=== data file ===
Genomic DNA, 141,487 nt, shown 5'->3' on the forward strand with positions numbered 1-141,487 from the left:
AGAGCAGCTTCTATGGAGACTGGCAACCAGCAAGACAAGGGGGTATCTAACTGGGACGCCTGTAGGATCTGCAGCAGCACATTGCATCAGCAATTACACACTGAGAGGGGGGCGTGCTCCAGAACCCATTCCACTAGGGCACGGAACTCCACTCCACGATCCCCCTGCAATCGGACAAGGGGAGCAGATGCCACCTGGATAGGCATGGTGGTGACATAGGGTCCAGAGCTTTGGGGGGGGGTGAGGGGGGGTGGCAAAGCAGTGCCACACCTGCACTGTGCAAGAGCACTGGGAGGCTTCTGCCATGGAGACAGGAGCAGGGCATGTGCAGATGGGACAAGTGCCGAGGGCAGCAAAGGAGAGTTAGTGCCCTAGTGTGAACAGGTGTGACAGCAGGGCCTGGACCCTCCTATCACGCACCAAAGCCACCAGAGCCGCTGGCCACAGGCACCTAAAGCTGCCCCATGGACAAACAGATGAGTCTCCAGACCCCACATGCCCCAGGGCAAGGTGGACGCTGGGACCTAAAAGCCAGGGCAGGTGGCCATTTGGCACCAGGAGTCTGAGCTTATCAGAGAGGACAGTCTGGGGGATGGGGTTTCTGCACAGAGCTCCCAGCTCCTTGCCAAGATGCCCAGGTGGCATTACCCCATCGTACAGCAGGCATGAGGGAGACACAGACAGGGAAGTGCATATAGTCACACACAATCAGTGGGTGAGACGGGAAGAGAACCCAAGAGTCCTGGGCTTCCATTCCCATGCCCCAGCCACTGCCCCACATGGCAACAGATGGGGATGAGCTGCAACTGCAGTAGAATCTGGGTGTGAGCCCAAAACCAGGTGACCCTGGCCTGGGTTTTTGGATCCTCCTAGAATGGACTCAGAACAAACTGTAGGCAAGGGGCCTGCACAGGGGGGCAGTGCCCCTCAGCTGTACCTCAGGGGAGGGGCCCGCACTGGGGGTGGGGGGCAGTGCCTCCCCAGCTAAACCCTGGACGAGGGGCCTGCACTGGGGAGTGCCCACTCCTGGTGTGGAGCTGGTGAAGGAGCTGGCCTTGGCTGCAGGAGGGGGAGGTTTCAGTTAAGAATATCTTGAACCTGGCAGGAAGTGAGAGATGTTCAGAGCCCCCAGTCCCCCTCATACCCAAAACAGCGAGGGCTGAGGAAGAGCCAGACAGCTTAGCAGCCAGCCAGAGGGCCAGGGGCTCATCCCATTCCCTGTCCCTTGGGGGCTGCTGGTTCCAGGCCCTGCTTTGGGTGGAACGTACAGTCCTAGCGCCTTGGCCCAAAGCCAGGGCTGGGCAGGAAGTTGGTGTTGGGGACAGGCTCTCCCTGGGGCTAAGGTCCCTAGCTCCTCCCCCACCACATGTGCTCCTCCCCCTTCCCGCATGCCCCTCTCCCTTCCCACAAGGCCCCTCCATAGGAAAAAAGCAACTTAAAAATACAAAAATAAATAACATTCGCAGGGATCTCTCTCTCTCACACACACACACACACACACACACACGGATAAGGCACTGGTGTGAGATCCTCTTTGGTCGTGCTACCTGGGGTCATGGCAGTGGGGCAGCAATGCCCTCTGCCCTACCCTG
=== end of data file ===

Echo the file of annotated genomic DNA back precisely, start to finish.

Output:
Genomic DNA, 141,487 nt, shown 5'->3' on the forward strand with positions numbered 1-141,487 from the left:
AGAGCAGCTTCTATGGAGACTGGCAACCAGCAAGACAAGGGGGTATCTAACTGGGACGCCTGTAGGATCTGCAGCAGCACATTGCATCAGCAATTACACACTGAGAGGGGGGCGTGCTCCAGAACCCATTCCACTAGGGCACGGAACTCCACTCCACGATCCCCCTGCAATCGGACAAGGGGAGCAGATGCCACCTGGATAGGCATGGTGGTGACATAGGGTCCAGAGCTTTGGGGGGGGGTGAGGGGGGGTGGCAAAGCAGTGCCACACCTGCACTGTGCAAGAGCACTGGGAGGCTTCTGCCATGGAGACAGGAGCAGGGCATGTGCAGATGGGACAAGTGCCGAGGGCAGCAAAGGAGAGTTAGTGCCCTAGTGTGAACAGGTGTGACAGCAGGGCCTGGACCCTCCTATCACGCACCAAAGCCACCAGAGCCGCTGGCCACAGGCACCTAAAGCTGCCCCATGGACAAACAGATGAGTCTCCAGACCCCACATGCCCCAGGGCAAGGTGGACGCTGGGACCTAAAAGCCAGGGCAGGTGGCCATTTGGCACCAGGAGTCTGAGCTTATCAGAGAGGACAGTCTGGGGGATGGGGTTTCTGCACAGAGCTCCCAGCTCCTTGCCAAGATGCCCAGGTGGCATTACCCCATCGTACAGCAGGCATGAGGGAGACACAGACAGGGAAGTGCATATAGTCACACACAATCAGTGGGTGAGACGGGAAGAGAACCCAAGAGTCCTGGGCTTCCATTCCCATGCCCCAGCCACTGCCCCACATGGCAACAGATGGGGATGAGCTGCAACTGCAGTAGAATCTGGGTGTGAGCCCAAAACCAGGTGACCCTGGCCTGGGTTTTTGGATCCTCCTAGAATGGACTCAGAACAAACTGTAGGCAAGGGGCCTGCACAGGGGGGCAGTGCCCCTCAGCTGTACCTCAGGGGAGGGGCCCGCACTGGGGGTGGGGGGCAGTGCCTCCCCAGCTAAACCCTGGACGAGGGGCCTGCACTGGGGAGTGCCCACTCCTGGTGTGGAGCTGGTGAAGGAGCTGGCCTTGGCTGCAGGAGGGGGAGGTTTCAGTTAAGAATATCTTGAACCTGGCAGGAAGTGAGAGATGTTCAGAGCCCCCAGTCCCCCTCATACCCAAAACAGCGAGGGCTGAGGAAGAGCCAGACAGCTTAGCAGCCAGCCAGAGGGCCAGGGGCTCATCCCATTCCCTGTCCCTTGGGGGCTGCTGGTTCCAGGCCCTGCTTTGGGTGGAACGTACAGTCCTAGCGCCTTGGCCCAAAGCCAGGGCTGGGCAGGAAGTTGGTGTTGGGGACAGGCTCTCCCTGGGGCTAAGGTCCCTAGCTCCTCCCCCACCACATGTGCTCCTCCCCCTTCCCGCATGCCCCTCTCCCTTCCCACAAGGCCCCTCCATAGGAAAAAAGCAACTTAAAAATACAAAAATAAATAACATTCGCAGGGATCTCTCTCTCTCACACACACACACACACACACACACACGGATAAGGCACTGGTGTGAGATCCTCTTTGGTCGTGCTACCTGGGGTCATGGCAGTGGGGCAGCAATGCCCTCTGCCCTACCCTG